Law marketing email

Burkey Belser (@burkeybelser), a pioneer in legal services marketing and branding, wrote this week that email outperforms social media by three to one.

I hate to break it to all the Facebook and LinkedIn marketers because this revelation is so uncool, but email marketing outperforms social media three to one according to almost everyone including Buffer. Sure, you hate spam but buyers have honed their email skills to recognize destructible spam (hit <delete>), while they might still take a peek at spam that might have value (you know who you are!). Just because “your” habits are not “theirs” and “they” are not “you” does not mean everyone shares your point of view.

Outperforms as to what? How are we measuring performance?

It appears the sole basis of Belser’s post was Kevan Lee’s (@kevanleeassertion that “email reaches three times more people than Twitter and Facebook combined.”

And the basis of Lee’s statement? That email has nearly three times as many user accounts (2.9 Billion)  as Facebook and Twitter combined. Wow.

Following this logic we should look at the number of cars. How many cars do potential clients have? Perhaps four times as many as social media accounts. Put fliers on their windshields. Most will be tossed (deleted), but some folks may take a peak.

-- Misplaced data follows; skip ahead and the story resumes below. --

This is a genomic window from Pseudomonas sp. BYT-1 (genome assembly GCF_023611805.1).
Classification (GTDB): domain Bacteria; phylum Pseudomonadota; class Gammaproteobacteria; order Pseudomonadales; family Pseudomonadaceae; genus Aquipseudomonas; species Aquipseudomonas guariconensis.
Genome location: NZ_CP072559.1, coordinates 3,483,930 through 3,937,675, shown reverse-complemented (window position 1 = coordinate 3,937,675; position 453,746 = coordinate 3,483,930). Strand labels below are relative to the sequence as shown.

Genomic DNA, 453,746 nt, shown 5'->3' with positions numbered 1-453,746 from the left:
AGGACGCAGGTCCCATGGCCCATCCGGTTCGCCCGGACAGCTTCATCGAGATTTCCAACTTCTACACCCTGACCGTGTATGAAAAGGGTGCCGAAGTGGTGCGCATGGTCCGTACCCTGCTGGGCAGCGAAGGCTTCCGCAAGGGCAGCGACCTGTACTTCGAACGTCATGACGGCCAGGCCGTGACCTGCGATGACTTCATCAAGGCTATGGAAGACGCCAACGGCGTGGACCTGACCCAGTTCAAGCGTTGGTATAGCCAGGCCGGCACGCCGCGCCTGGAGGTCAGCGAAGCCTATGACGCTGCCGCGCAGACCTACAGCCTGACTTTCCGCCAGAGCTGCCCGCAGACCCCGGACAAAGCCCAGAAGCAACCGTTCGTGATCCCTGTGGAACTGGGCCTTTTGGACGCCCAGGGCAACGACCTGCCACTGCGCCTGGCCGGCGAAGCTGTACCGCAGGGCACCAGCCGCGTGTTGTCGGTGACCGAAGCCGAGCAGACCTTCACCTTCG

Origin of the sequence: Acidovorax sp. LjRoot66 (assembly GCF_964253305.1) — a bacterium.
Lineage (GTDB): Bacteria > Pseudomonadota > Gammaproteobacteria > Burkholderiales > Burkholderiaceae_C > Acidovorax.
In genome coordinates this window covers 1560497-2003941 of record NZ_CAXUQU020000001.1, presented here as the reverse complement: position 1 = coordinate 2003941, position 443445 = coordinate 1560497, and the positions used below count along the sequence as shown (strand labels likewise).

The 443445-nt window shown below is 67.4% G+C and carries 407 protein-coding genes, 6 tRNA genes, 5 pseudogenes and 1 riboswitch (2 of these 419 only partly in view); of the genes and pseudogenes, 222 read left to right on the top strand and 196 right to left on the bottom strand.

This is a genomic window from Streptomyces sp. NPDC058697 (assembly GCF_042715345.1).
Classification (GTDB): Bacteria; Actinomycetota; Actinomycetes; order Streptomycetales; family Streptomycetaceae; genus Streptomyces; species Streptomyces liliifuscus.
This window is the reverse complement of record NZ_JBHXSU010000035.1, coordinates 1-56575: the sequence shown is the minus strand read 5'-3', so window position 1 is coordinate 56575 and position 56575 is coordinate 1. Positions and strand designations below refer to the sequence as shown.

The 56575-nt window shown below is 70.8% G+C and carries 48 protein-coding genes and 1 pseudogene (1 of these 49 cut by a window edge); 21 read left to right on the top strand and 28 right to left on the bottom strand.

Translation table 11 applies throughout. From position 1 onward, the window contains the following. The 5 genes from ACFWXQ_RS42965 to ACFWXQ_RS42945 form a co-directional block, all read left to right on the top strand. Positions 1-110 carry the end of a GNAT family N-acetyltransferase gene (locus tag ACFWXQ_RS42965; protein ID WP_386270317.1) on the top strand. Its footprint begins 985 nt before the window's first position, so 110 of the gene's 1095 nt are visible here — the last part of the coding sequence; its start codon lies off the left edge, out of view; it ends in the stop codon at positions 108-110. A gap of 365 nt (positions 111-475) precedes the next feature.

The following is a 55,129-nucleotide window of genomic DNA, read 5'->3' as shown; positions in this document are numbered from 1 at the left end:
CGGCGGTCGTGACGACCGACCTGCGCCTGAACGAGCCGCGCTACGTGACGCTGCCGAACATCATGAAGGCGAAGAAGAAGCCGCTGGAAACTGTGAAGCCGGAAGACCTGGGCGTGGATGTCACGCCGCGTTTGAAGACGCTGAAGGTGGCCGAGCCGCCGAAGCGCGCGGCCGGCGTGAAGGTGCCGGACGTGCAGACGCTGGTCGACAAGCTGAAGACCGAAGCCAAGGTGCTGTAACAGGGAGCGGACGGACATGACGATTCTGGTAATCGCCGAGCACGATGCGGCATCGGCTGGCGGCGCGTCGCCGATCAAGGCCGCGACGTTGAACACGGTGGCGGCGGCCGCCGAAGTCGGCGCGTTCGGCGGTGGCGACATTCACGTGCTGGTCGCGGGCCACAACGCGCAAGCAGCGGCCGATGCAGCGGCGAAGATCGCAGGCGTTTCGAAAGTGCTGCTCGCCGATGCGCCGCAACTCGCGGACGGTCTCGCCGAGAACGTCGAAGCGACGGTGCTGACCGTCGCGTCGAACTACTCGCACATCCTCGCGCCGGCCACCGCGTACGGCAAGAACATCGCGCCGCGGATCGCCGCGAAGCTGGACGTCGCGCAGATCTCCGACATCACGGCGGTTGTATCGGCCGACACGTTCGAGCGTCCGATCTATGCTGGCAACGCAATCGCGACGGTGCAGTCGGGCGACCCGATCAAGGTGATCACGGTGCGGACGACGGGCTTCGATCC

Okay email marketing is not as crazy as windshield fliers. I am also not saying that email marketing ought not be used. But let’s not dismiss social by making cavalier statements that email marketing is three times as effective as social.

Most importantly look at what you are after. Is it face time? Is it reach as many people as possible? That’s different than strategically building and nurturing relationships, a goal in social. That’s different than growing one’s influence as a “go to” lawyer in a niche or locale, an outcome from social.

If it’s the later two you’re after, as many of the best lawyers are, it’s tough to beat social. Whether it’s blogging, LinkedIn, Twitter, or Facebook, these media, when used effectively, rule for relationships and word of mouth reputations.

Citing a McKinsey Global Institute (MGI) report ( The Social Economy: Unlocking Value and Productivity through Social Technologies – Professional Services (pdf), LexBlog’s President, Kevin McKeown (@kevinmckeown), shared social media is the future for marketing and business development for professional service firms (legal, accounting, advertising and marketing, architecture, engineering etc).

Per MGI:

  • The professional services industry has the greatest potential of any industry to see huge return-on-investment benefits from social media.
  • Externally, social media is a powerful tool to build overall brand strength and awareness and to signal subject matter expertise.
  • At relatively low cost, professional services firms can establish credibility as thought leaders with a wide audience.

It’s easy in the legal industry to prey on ignorance, insecurity, cynicism, and resistance to change. But we’re not going back from social as a medium for professional development. There is much more future than past in social.

Mediums such as email still have a place. But I question the value of telling law firms that email is three times as effective as social.

Image courtesy of Flickr by Boston Public Library